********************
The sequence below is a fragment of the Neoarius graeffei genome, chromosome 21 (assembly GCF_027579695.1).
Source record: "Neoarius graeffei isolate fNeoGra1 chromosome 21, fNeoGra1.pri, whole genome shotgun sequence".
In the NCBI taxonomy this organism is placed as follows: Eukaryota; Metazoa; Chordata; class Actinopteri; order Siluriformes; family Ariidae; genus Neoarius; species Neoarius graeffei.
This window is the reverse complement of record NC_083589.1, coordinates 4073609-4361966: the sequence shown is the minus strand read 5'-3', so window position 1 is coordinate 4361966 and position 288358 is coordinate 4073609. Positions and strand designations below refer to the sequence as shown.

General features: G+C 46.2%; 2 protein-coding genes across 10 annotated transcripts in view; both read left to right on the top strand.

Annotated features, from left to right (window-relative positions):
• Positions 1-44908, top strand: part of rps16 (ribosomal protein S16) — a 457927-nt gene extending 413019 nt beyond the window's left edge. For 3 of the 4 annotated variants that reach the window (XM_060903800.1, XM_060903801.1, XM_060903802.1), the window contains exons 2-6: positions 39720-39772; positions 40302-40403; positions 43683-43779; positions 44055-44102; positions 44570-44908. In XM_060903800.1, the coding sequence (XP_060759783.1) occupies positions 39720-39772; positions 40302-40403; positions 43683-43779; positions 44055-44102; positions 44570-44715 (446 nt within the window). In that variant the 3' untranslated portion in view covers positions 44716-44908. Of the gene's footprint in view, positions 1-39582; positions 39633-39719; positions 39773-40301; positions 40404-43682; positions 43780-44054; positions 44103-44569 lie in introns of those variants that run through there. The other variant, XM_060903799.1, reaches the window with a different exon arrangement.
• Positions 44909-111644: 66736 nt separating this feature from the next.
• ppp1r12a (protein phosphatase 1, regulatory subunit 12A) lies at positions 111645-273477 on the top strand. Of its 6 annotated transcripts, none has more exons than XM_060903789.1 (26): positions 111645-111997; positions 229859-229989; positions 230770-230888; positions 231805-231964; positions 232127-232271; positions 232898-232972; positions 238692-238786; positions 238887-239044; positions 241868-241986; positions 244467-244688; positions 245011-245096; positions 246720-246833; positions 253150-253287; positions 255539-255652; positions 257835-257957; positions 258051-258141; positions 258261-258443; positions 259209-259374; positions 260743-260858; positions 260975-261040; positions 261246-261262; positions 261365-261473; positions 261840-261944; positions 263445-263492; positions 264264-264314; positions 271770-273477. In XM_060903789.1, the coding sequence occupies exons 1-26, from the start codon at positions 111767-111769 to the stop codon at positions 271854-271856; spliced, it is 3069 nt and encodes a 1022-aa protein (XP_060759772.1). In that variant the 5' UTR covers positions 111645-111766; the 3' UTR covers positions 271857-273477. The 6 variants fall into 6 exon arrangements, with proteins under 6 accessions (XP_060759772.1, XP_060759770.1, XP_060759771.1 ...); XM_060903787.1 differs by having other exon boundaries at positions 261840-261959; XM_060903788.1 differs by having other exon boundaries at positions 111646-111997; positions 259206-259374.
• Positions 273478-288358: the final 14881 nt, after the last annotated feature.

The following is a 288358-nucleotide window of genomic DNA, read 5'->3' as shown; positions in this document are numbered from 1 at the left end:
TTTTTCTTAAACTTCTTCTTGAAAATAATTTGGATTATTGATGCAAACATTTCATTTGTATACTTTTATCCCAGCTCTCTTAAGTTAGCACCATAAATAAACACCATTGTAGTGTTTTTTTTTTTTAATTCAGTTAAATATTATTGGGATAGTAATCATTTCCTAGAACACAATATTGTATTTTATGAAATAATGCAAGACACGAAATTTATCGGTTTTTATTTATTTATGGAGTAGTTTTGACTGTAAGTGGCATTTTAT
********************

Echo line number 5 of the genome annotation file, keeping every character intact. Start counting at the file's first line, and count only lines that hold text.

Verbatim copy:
General features: G+C 46.2%; 2 protein-coding genes across 10 annotated transcripts in view; both read left to right on the top strand.